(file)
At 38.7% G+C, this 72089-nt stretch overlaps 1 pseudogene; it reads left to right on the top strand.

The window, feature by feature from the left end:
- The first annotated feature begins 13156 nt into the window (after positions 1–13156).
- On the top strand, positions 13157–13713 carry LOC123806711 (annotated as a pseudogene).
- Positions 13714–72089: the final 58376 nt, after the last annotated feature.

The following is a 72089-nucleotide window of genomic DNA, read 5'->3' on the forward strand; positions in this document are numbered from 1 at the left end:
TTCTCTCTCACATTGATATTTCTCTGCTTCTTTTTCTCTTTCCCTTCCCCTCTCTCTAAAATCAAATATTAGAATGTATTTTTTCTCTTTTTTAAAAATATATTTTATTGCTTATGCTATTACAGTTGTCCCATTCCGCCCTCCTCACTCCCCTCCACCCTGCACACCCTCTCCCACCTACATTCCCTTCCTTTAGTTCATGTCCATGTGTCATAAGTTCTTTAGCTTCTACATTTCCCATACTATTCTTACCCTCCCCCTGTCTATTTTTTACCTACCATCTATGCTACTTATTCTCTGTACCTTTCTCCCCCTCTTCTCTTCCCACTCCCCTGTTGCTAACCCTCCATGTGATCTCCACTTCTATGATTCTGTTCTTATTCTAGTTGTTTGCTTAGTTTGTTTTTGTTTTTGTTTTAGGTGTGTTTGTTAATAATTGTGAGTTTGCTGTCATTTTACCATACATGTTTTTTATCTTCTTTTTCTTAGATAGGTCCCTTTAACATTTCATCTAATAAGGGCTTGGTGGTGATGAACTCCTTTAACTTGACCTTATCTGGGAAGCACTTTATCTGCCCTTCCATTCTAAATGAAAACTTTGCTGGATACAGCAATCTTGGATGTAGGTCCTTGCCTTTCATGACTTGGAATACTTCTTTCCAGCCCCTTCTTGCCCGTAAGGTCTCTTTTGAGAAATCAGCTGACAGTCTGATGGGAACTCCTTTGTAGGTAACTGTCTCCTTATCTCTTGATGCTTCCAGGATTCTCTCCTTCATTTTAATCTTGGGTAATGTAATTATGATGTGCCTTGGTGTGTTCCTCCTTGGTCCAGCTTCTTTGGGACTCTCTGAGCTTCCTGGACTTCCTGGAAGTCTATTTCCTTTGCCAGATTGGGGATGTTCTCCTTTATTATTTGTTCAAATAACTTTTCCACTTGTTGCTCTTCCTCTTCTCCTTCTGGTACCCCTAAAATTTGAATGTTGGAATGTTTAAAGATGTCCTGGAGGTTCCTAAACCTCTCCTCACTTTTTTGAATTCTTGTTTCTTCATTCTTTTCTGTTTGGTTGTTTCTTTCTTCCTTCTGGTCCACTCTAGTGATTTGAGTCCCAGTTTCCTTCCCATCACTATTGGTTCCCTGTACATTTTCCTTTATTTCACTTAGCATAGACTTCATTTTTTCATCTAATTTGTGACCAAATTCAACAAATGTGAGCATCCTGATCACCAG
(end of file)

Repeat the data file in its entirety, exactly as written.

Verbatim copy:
At 38.7% G+C, this 72089-nt stretch overlaps 1 pseudogene; it reads left to right on the top strand.

The window, feature by feature from the left end:
- The first annotated feature begins 13156 nt into the window (after positions 1–13156).
- On the top strand, positions 13157–13713 carry LOC123806711 (annotated as a pseudogene).
- Positions 13714–72089: the final 58376 nt, after the last annotated feature.

The following is a 72089-nucleotide window of genomic DNA, read 5'->3' on the forward strand; positions in this document are numbered from 1 at the left end:
TTCTCTCTCACATTGATATTTCTCTGCTTCTTTTTCTCTTTCCCTTCCCCTCTCTCTAAAATCAAATATTAGAATGTATTTTTTCTCTTTTTTAAAAATATATTTTATTGCTTATGCTATTACAGTTGTCCCATTCCGCCCTCCTCACTCCCCTCCACCCTGCACACCCTCTCCCACCTACATTCCCTTCCTTTAGTTCATGTCCATGTGTCATAAGTTCTTTAGCTTCTACATTTCCCATACTATTCTTACCCTCCCCCTGTCTATTTTTTACCTACCATCTATGCTACTTATTCTCTGTACCTTTCTCCCCCTCTTCTCTTCCCACTCCCCTGTTGCTAACCCTCCATGTGATCTCCACTTCTATGATTCTGTTCTTATTCTAGTTGTTTGCTTAGTTTGTTTTTGTTTTTGTTTTAGGTGTGTTTGTTAATAATTGTGAGTTTGCTGTCATTTTACCATACATGTTTTTTATCTTCTTTTTCTTAGATAGGTCCCTTTAACATTTCATCTAATAAGGGCTTGGTGGTGATGAACTCCTTTAACTTGACCTTATCTGGGAAGCACTTTATCTGCCCTTCCATTCTAAATGAAAACTTTGCTGGATACAGCAATCTTGGATGTAGGTCCTTGCCTTTCATGACTTGGAATACTTCTTTCCAGCCCCTTCTTGCCCGTAAGGTCTCTTTTGAGAAATCAGCTGACAGTCTGATGGGAACTCCTTTGTAGGTAACTGTCTCCTTATCTCTTGATGCTTCCAGGATTCTCTCCTTCATTTTAATCTTGGGTAATGTAATTATGATGTGCCTTGGTGTGTTCCTCCTTGGTCCAGCTTCTTTGGGACTCTCTGAGCTTCCTGGACTTCCTGGAAGTCTATTTCCTTTGCCAGATTGGGGATGTTCTCCTTTATTATTTGTTCAAATAACTTTTCCACTTGTTGCTCTTCCTCTTCTCCTTCTGGTACCCCTAAAATTTGAATGTTGGAATGTTTAAAGATGTCCTGGAGGTTCCTAAACCTCTCCTCACTTTTTTGAATTCTTGTTTCTTCATTCTTTTCTGTTTGGTTGTTTCTTTCTTCCTTCTGGTCCACTCTAGTGATTTGAGTCCCAGTTTCCTTCCCATCACTATTGGTTCCCTGTACATTTTCCTTTATTTCACTTAGCATAGACTTCATTTTTTCATCTAATTTGTGACCAAATTCAACAAATGTGAGCATCCTGATCACCAG